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“By the time we got to Woodstock…” Sorry, in advance for putting that song in your head for the rest of the day. But there is one quote more from that famous Crosby, Stills, Nash, and Young song I want to share: “We are stardust, we are golden, we are caught in the devil’s bargain, And we got to get ourselves back to the garden.”

It turns out there is real science behind the notion of stardust being a major makeup of our “carbon-based” selves. Of course, there are some that look at that science and say “See, there is no god. We’re just accidental products of random chemical reactions.” You won’t be surprised to hear from me that I happen to look at the same evidence and see something very different. I see evidence of a common Creator, using the “stuff” of His own making to make all that is. We really are fearfully and wonderfully made.

Look at our Gospel Lesson today in Mark 14:10-42:

At that time, Judas Iscariot, who was one of the twelve, went to the chief priests in order to betray Jesus to them. And when they heard it they were glad, and promised to give him money. And he sought an opportunity to betray him. And on the first day of Unleavened Bread, when they sacrificed the passover lamb, his disciples said to him, “Where will you have us go and prepare for you to eat the passover?” And he sent two of his disciples, and said to them, “Go into the city, and a man carrying a jar of water will meet you; follow him, and wherever he enters, say to the householder, ‘The Teacher says, Where is my guest room, where I am to eat the passover with my disciples?’ And he will show you a large upper room furnished and ready; there prepare for us.” And the disciples set out and went to the city, and found it as he had told them; and they prepared the passover. And when it was evening he came with the twelve. And as they were at table eating, Jesus said, “Truly, I say to you, one of you will betray me, one who is eating with me.” They began to be sorrowful, and to say to him one after another, “Is it I?” He said to them, “It is one of the twelve, one who is dipping bread into the dish with me. For the Son of man goes as it is written of him, but woe to that man by whom the Son of man is betrayed! It would have been better for that man if he had not been born.” And as they were eating, he took bread, and blessed, and broke it, and gave it to them, and said, “Take; this is my body.” And he took a cup, and when he had given thanks he gave it to them, and they all drank of it. And he said to them, “This is my blood of the new covenant, which is poured out for many. Truly, I say to you, I shall not drink again of the fruit of the vine until that day when I drink it new in the kingdom of God.” And when they had sung a hymn, they went out to the Mount of Olives. (Read the rest. It’s worth it!)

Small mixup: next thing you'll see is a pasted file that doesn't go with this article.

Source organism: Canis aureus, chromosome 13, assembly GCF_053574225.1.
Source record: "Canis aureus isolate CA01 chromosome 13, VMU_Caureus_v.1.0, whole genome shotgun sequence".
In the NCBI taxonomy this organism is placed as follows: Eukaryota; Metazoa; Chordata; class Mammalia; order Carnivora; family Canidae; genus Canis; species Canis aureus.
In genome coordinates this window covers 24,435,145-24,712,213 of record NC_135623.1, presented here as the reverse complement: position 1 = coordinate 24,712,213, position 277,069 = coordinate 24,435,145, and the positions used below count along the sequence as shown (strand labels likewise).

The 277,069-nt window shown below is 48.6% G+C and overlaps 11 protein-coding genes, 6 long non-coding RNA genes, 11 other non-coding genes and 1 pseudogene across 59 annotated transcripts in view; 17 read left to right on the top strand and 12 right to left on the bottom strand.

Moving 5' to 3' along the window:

Our Lord Jesus begins to come to the last week of His life before He gives Himself up for the life of the world. He tells His disciples He will be betrayed; some of them will deny they even know Him, and He asks His closest disciples to help Him “watch” while He prays in the garden. In the midst of all that He says something absolutely and cosmically transforming! As they recline at the table, He takes Bread, blessed it, broke it, and gave it to His disciples and says “‘Take; this is my body.’ And he took a cup, and when he had given thanks he gave it to them, and they all drank of it. And he said to them, ‘This is my blood of the new covenant, which is poured out for many.'” (Mark 14:22-24)

The timeless faith finds friends in the recent discoveries of physics. God, our Creator has taken the “stuff” of this world and filled it with Himself and now calls us to recognize His Presence in what we foolishly dismiss as only “physical.” He teaches us in giving Himself to us as the only real “food” we will ever truly need, and the only real “drink” that will ever truly satisfy our deepest thirst, that He has given us His creation, and, ultimately, even Himself, for our life.

Today, the Orthodox faith offers you, yes, you, in all your educated and sophisticated and modern self, real food for your deepest hunger and real drink for your most profound thirst. Every Divine Liturgy He takes our offerings and fills them up with Himself and then returns our gifts to us to nourish us, heal us, and make us like Himself. After all, it turns out you really are what you eat! No wonder being Orthodox on Purpose fills our lives with meaning!

P.S. O Lord, You are the Maker and Lover of Mankind! You have filled Creation with Yourself by becoming flesh for our salvation and now You Call us to take the “stuff” of this world and reveal You and Your love to the world. Grant us, O Lord, the courage to keep making You visible in Your Creation, O Only Lover of Mankind. Amen.

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